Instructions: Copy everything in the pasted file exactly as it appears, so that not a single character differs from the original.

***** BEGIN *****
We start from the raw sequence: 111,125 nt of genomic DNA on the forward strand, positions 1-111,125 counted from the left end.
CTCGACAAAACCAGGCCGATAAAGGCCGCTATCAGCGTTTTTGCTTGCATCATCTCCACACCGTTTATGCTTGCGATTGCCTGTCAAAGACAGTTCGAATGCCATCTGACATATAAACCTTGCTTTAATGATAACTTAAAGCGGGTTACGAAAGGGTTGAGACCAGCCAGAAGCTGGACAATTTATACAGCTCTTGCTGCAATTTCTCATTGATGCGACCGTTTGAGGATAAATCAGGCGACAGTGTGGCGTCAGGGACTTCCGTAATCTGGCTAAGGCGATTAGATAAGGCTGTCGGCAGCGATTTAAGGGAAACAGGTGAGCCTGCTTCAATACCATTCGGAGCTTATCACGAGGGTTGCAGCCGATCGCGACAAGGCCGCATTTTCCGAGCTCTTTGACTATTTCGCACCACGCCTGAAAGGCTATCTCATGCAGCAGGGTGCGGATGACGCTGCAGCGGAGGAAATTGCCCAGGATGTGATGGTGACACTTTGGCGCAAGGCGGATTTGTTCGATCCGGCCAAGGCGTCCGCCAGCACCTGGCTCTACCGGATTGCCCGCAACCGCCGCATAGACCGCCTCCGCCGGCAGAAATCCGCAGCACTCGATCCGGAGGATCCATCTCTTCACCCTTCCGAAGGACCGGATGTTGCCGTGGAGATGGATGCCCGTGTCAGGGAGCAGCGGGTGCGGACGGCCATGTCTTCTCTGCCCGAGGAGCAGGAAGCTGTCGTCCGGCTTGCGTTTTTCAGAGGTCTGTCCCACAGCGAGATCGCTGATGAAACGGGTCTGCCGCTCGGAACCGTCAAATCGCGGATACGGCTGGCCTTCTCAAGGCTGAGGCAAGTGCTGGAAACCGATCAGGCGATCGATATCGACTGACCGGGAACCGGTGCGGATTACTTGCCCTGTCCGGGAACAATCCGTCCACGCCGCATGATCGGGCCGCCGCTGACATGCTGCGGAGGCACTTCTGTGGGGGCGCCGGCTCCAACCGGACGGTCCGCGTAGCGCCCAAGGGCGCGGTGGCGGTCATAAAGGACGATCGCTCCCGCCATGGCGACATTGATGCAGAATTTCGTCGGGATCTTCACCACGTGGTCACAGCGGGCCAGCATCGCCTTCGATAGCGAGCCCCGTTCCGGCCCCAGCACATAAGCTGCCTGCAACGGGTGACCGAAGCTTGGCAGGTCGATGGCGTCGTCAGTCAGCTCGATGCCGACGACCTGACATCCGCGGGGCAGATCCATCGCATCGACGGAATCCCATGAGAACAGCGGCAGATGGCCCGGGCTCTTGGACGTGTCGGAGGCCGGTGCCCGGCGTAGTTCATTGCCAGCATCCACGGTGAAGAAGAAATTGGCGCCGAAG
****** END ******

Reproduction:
We start from the raw sequence: 111,125 nt of genomic DNA on the forward strand, positions 1-111,125 counted from the left end.
CTCGACAAAACCAGGCCGATAAAGGCCGCTATCAGCGTTTTTGCTTGCATCATCTCCACACCGTTTATGCTTGCGATTGCCTGTCAAAGACAGTTCGAATGCCATCTGACATATAAACCTTGCTTTAATGATAACTTAAAGCGGGTTACGAAAGGGTTGAGACCAGCCAGAAGCTGGACAATTTATACAGCTCTTGCTGCAATTTCTCATTGATGCGACCGTTTGAGGATAAATCAGGCGACAGTGTGGCGTCAGGGACTTCCGTAATCTGGCTAAGGCGATTAGATAAGGCTGTCGGCAGCGATTTAAGGGAAACAGGTGAGCCTGCTTCAATACCATTCGGAGCTTATCACGAGGGTTGCAGCCGATCGCGACAAGGCCGCATTTTCCGAGCTCTTTGACTATTTCGCACCACGCCTGAAAGGCTATCTCATGCAGCAGGGTGCGGATGACGCTGCAGCGGAGGAAATTGCCCAGGATGTGATGGTGACACTTTGGCGCAAGGCGGATTTGTTCGATCCGGCCAAGGCGTCCGCCAGCACCTGGCTCTACCGGATTGCCCGCAACCGCCGCATAGACCGCCTCCGCCGGCAGAAATCCGCAGCACTCGATCCGGAGGATCCATCTCTTCACCCTTCCGAAGGACCGGATGTTGCCGTGGAGATGGATGCCCGTGTCAGGGAGCAGCGGGTGCGGACGGCCATGTCTTCTCTGCCCGAGGAGCAGGAAGCTGTCGTCCGGCTTGCGTTTTTCAGAGGTCTGTCCCACAGCGAGATCGCTGATGAAACGGGTCTGCCGCTCGGAACCGTCAAATCGCGGATACGGCTGGCCTTCTCAAGGCTGAGGCAAGTGCTGGAAACCGATCAGGCGATCGATATCGACTGACCGGGAACCGGTGCGGATTACTTGCCCTGTCCGGGAACAATCCGTCCACGCCGCATGATCGGGCCGCCGCTGACATGCTGCGGAGGCACTTCTGTGGGGGCGCCGGCTCCAACCGGACGGTCCGCGTAGCGCCCAAGGGCGCGGTGGCGGTCATAAAGGACGATCGCTCCCGCCATGGCGACATTGATGCAGAATTTCGTCGGGATCTTCACCACGTGGTCACAGCGGGCCAGCATCGCCTTCGATAGCGAGCCCCGTTCCGGCCCCAGCACATAAGCTGCCTGCAACGGGTGACCGAAGCTTGGCAGGTCGATGGCGTCGTCAGTCAGCTCGATGCCGACGACCTGACATCCGCGGGGCAGATCCATCGCATCGACGGAATCCCATGAGAACAGCGGCAGATGGCCCGGGCTCTTGGACGTGTCGGAGGCCGGTGCCCGGCGTAGTTCATTGCCAGCATCCACGGTGAAGAAGAAATTGGCGCCGAAG